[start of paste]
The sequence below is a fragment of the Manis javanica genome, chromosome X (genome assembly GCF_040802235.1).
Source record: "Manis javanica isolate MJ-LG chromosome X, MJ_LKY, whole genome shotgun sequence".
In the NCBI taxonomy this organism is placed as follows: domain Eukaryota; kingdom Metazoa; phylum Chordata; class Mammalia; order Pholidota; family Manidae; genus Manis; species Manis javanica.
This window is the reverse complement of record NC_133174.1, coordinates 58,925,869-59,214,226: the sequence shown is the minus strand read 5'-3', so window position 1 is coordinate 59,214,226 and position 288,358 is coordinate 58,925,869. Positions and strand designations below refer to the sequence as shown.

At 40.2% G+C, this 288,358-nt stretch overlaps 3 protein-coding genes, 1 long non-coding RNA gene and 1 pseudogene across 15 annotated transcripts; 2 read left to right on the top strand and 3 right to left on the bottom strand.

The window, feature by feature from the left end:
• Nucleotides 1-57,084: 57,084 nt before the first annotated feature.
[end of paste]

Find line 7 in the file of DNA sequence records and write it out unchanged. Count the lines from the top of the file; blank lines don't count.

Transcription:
• Nucleotides 1-57,084: 57,084 nt before the first annotated feature.